The secret sounds of circuit bending

written by Michael Pagel, Metro Music Makers instructor

When I was a child, my father worked for a company that cleaned out old office spaces after the businesses had moved out. This meant he was always bringing home old telephones, printers, keyboards, and any other electronics commonly found in a 1990s office. Not all of the items he brought home worked, and those that didn’t work were given to me. Once in my hands, these electronics were opened by any means necessary. Sometimes it was by screwdriver, other times it was by hammer; either way, they were opened and with their circuit boards exposed, I would spend hours cutting off all of the parts that once made it function. These resistors, capacitors, chips and wires were collected and recycled by my father.

Opening up these electronics and seeing the circuit board with all of its components fascinated me. Although I did not understand how any of these components functioned at that age, the wonder that I gained at that age for technology and electronics has stayed with me my entire life.

This fascination of electronics, combined with my passion for music, has recently led me to a new hobby: circuit bending. This is the process of opening up virtually any electronic that makes noise and soldering new components onto the circuit board. By adding different components and switches and short-circuiting different connections, new sounds are created that were never meant to be heard. Sometimes they are heavily distorted; other times they are crazy and glitchy sounding. Circuit bending creates new instruments and sounds that have never been heard before.

My most recent and successful victim instrument was this Wiggles guitar I found at my local thrift store:

This was an absolutely amazing find and I was extremely excited to begin circuit bending it. For comparison, here is a video I found demonstrating how the guitar originally sounded:

To begin, I took out the multiple screws in the back to expose the circuit board:

With the power on, I began probing the exposed solder points. I ended up finding out that if I bridged the two connections circled in red, the pitch of the guitar would increase:

 Through my research, I discovered that if I soldered two pins from a potentiometer to these points and one to the battery area’s negative terminal, I would have a knob that would alter the pitch. The potentiometer works by adjusting the amount of voltage getting through the circuit when the knob is turned. When more voltage is allowed through the circuit, the pitch goes up. When less voltage is allowed, the pitch goes down. I drilled a hole in the front of the guitar’s case, mounted the potentiometer, and soldered the wires from the potentiometer to the circuit board points:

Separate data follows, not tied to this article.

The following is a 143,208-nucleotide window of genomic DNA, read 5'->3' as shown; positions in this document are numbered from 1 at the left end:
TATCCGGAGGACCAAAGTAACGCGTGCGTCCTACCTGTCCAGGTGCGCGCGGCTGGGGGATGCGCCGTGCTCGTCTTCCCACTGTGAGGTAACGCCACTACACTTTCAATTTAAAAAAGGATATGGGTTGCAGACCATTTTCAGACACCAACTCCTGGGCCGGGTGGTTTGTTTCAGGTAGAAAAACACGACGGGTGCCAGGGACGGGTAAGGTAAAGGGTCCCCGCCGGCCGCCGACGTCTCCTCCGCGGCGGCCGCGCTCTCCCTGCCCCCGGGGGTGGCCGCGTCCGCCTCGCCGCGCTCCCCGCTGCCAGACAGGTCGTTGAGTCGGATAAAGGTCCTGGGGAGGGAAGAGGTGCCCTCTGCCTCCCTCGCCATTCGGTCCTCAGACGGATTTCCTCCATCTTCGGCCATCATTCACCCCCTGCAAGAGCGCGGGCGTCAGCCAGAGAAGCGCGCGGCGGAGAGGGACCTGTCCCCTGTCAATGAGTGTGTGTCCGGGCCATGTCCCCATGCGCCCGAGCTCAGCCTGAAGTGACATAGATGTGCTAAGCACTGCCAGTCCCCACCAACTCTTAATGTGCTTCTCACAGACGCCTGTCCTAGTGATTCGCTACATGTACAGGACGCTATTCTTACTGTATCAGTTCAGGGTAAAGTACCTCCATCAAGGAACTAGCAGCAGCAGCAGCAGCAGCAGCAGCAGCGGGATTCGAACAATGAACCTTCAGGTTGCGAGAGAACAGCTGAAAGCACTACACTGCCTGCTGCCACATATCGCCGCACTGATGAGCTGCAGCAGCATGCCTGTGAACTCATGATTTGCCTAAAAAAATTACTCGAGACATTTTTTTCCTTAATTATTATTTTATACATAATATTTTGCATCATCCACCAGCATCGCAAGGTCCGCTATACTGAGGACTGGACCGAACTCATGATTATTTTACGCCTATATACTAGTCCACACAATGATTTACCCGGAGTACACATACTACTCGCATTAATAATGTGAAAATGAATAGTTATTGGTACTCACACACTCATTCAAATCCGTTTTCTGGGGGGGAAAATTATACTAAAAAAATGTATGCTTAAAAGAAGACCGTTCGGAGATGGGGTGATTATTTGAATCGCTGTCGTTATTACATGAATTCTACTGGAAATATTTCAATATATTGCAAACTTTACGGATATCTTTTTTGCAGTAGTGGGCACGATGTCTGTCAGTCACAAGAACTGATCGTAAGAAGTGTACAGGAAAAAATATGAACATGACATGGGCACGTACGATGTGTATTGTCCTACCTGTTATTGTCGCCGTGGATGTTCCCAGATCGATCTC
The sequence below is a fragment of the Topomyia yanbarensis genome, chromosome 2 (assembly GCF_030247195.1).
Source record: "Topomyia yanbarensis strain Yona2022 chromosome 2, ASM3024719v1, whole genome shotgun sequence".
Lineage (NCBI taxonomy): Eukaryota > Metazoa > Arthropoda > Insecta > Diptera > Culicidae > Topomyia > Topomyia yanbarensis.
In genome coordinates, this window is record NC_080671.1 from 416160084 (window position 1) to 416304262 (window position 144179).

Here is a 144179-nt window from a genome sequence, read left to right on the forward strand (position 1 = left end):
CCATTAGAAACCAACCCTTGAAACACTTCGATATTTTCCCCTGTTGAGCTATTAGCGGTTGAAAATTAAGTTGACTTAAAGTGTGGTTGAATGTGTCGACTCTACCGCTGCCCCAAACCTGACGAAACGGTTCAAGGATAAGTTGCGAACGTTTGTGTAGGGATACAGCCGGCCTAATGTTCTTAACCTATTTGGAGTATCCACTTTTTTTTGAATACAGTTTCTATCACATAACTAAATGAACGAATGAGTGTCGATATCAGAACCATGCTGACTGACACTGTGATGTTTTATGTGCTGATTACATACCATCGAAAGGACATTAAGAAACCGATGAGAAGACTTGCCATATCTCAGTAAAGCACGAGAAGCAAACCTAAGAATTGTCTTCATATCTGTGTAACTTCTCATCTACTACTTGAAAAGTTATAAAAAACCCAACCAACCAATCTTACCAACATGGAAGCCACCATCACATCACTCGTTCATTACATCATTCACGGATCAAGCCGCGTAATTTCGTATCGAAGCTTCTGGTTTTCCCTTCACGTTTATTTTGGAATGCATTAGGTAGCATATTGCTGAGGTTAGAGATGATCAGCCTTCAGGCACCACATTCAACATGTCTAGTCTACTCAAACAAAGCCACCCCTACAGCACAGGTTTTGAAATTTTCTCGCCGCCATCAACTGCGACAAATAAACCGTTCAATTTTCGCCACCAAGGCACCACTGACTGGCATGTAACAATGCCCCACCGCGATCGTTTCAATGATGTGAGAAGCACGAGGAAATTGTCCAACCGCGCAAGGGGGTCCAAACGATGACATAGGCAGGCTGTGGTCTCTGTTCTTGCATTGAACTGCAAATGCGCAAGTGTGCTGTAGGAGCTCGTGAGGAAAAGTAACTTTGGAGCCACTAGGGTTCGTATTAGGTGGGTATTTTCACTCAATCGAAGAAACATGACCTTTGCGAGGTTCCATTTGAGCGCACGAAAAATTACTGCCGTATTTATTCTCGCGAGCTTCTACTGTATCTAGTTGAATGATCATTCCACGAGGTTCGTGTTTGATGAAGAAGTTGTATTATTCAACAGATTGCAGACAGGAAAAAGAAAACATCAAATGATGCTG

I also added a mono ¼ inch audio jack like you would find on a real guitar. This was easily accomplished by soldering the two prongs on the jack to the two speaker terminals. I drilled a hole toward the bottom of the guitar, and mounted the jack.

Although there were certainly more bends to be discovered, I was satisfied for the time being. Once everything was in its place, the case was screwed back together. Here is a short video showcasing some of the sounds that this guitar can now make:

Overall, I think this turned out to be an awesome instrument, and I was very happy with the results. The over all cost for everything, including the guitar was about four dollars.

Here is a general disclaimer if you decided to try circuit bending for yourself:

1) Do not try this process on anything that plugs into the wall. Use only battery powered toys or keyboards, or else it can be dangerous. With battery powered devices, there is no risk of electric shock.

2) The older the electronic device the better. Everything past about 2005 uses extremely small components that are difficult to bend.

3) Do not attempt this on anything you are not willing to destroy. Often times during circuit bending causes the device will crash but  can be brought back to life simply by turning it off and on again. However, sometimes the components do get fried, and the device gets destroyed. This is why I only use cheap things found at thrift stores.

I hope you have enjoyed learning a little bit about the art of circuit bending. I will continue to create new instruments as I find them at the thrift store. My future projects will be more in depth, as I have only scratched the surface of what is possible.

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